Statistical Theory and Methods for Comparing Distributions
2020-05-19T19:53:30Z (GMT) by
With the recent advancement of data collection techniques, there has been an explosive growth in the size
and complex of data sets in many application domains. The rise of such unprecedented data has posed new
challenges as well as new opportunities to researchers in statistics and data science. Traditional methods,
tailored to static and low-dimensional data, perform poorly or are no longer applicable for modern high dimensional
data with complex structures. Moreover, classical asymptotic theory easily breaks down under non-traditional settings where numerous parameters can interact in dynamic ways. Motivated by these new challenges, this dissertation aims to develop novel methods and technical tools suitable for modern high dimensional data with particular emphasis on three types of testing problems: (i) one-sample testing, (ii)
two-sample testing and (iii) independence testing.
One of the major contributions of this thesis is to introduce a
exible two-sample testing framework that can leverage any existing classi?fication or regression method. By taking advantage of state-of-the-art algorithms in machine learning, the proposed method can efficiently handle different types of variables and various structures in high-dimensional data with competitive power under a variety of practical scenarios. To justify our approach, we provide rigorous theoretical and empirical analysis of their performance. With a speci?fic focus on Fisher's linear discriminant analysis, we prove more sophisticated results including minimax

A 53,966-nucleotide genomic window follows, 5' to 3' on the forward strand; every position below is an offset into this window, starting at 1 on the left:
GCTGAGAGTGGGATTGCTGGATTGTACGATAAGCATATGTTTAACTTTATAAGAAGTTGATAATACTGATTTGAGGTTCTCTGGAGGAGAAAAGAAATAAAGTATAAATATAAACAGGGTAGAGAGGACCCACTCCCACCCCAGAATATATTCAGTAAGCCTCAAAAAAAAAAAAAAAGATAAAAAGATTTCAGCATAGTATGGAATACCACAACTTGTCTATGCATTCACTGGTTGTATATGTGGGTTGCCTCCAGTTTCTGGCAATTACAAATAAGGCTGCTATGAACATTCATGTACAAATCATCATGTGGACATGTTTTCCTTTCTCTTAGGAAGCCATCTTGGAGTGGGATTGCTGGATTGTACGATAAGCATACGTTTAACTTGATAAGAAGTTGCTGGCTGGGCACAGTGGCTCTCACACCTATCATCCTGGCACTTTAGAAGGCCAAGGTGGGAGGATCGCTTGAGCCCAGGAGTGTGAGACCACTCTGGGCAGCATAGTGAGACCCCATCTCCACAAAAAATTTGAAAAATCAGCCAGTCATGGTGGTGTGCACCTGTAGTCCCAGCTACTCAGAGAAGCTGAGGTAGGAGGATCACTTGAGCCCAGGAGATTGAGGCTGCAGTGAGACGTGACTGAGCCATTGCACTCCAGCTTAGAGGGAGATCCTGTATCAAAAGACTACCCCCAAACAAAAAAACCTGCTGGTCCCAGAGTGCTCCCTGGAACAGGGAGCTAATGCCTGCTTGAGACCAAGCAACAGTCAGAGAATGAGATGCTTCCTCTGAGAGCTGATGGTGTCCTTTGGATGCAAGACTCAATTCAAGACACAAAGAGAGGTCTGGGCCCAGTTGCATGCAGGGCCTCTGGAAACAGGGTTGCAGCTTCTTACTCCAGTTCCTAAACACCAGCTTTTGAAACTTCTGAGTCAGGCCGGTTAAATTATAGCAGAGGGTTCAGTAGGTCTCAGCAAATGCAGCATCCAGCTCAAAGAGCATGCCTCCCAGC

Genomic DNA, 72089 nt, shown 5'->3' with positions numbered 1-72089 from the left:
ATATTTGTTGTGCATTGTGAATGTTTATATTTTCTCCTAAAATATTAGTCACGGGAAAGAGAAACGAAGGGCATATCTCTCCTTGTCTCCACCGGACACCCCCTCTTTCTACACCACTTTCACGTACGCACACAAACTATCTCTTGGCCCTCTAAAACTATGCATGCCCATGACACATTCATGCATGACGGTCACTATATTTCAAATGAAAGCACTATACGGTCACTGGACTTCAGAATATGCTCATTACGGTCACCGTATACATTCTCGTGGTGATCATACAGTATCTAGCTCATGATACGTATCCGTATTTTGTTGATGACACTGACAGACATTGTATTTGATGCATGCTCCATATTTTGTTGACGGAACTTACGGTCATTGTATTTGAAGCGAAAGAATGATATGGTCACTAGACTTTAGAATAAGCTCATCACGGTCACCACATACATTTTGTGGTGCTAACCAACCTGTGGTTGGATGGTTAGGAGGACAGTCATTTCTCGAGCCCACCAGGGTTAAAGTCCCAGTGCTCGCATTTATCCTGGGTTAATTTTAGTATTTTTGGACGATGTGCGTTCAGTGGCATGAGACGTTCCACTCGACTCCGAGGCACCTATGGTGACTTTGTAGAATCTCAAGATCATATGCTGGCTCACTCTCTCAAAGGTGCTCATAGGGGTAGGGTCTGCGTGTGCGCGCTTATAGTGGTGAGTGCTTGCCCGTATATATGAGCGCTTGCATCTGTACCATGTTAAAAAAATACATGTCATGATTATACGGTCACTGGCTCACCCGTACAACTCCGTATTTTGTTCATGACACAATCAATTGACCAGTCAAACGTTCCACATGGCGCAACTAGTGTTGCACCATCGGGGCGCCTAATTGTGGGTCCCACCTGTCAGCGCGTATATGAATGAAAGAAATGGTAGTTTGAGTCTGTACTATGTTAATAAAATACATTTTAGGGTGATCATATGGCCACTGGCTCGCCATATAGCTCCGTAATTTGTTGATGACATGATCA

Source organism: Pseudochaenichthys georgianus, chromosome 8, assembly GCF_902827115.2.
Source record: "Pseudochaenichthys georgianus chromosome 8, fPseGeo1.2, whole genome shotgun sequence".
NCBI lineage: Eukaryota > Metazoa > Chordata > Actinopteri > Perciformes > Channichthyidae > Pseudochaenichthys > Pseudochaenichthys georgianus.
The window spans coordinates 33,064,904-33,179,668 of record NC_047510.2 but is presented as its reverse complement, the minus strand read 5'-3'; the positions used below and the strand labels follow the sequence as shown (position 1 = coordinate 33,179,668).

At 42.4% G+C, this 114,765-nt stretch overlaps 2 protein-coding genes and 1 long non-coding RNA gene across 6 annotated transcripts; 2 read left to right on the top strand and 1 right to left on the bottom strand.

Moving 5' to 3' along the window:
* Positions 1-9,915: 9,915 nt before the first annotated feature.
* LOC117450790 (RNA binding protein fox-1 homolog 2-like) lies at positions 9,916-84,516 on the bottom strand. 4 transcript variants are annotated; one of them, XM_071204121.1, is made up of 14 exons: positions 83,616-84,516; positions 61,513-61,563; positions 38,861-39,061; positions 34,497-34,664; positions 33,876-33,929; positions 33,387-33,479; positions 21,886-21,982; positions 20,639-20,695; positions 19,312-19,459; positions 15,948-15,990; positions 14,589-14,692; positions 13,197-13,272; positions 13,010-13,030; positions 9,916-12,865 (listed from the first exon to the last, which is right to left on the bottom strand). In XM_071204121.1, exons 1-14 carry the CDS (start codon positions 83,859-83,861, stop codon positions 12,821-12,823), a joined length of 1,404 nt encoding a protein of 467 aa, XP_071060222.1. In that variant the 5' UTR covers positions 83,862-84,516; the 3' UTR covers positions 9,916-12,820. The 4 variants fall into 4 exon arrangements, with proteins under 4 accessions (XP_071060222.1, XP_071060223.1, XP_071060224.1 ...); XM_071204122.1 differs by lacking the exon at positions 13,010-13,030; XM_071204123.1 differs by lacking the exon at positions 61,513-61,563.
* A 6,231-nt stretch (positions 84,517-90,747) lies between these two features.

optimality under common regularity conditions. In addition to supervised learning approaches, we also contribute to the literature by proposing goodness-of-?t tests for high-dimensional multinomials as well as multivariate generalizations of classical rank-based tests.
Another theme of this dissertation is concerned with permutation tests. Although the permutation
approach is standard in practical implementations of two-sample and independence testing, its theoretical
properties, especially power, have not been explored beyond simple cases. A major challenge of analyzing the
permutation test is that it depends on a random critical value which is a function of observations. We study
how to overcome this challenge and demonstrate that the permutation test has competitive power properties
for many interesting problems under non-traditional settings. In particular we use the minimax perspective
to evaluate the performance of a test and show that the permutation test is optimal for the problems where
minimax lower bounds are available.